BOOK REVIEWS Elizabeth Maddock Dillon. New World Drama: The Performative Commons in the Atlantic World, 16491849. Durham: Duke University Press, 2014. 354 pages. $94.95. Reviewed by Kate Perillo How does early modern drama travel across time and space? In her new book, New World Drama: The Performative Commons in the Atlantic World, 1649 1849, Elizabeth Maddock Dillon offers an insightful account of how Shakespeare's plays, among others, were revised and re-performed in the centuries following the early modern period and across the Atlantic, particularly in ways that reflect the specific colonial histories and racial politics of various New World localities. For instance, consider the following parody of The Tempest (1611), which Dillon notes as having been published in a Kingston, Jamaica, magazine in 1799: PARODY OF SHAKESPEARE Sayings, ca iras, drums, flags, twanging instruments, A thousand different cries, sometimes riots, Do stun my ears by day; unruly horses, And scoffing negroes, break my rest at night; Or, if I sleep, in dreaming I awake With shrieks of fire; methinks I see the street In horrid blaze around me, that I long To quit this isle for Britain once again. (qtd. in Dillon 209) As Dillon explains, these verses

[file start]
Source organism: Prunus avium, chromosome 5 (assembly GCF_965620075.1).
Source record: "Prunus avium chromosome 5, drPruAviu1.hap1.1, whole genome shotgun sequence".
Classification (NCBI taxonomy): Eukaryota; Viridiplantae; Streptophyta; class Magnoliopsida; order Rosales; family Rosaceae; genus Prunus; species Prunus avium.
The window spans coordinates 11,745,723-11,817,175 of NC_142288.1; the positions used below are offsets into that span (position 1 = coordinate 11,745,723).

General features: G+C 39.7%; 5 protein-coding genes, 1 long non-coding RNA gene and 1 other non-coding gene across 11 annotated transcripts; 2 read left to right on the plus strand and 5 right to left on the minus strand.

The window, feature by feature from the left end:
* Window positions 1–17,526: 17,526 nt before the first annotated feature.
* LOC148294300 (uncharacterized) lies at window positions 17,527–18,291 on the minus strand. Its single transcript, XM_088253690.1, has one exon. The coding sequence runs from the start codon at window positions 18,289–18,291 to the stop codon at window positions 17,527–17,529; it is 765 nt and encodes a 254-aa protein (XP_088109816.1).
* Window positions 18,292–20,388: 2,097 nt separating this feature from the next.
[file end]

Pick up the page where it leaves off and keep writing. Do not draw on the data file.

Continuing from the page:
Journal for Early Modern Cultural Studies – University of Pennsylvania Press
Published: Feb 25, 2016
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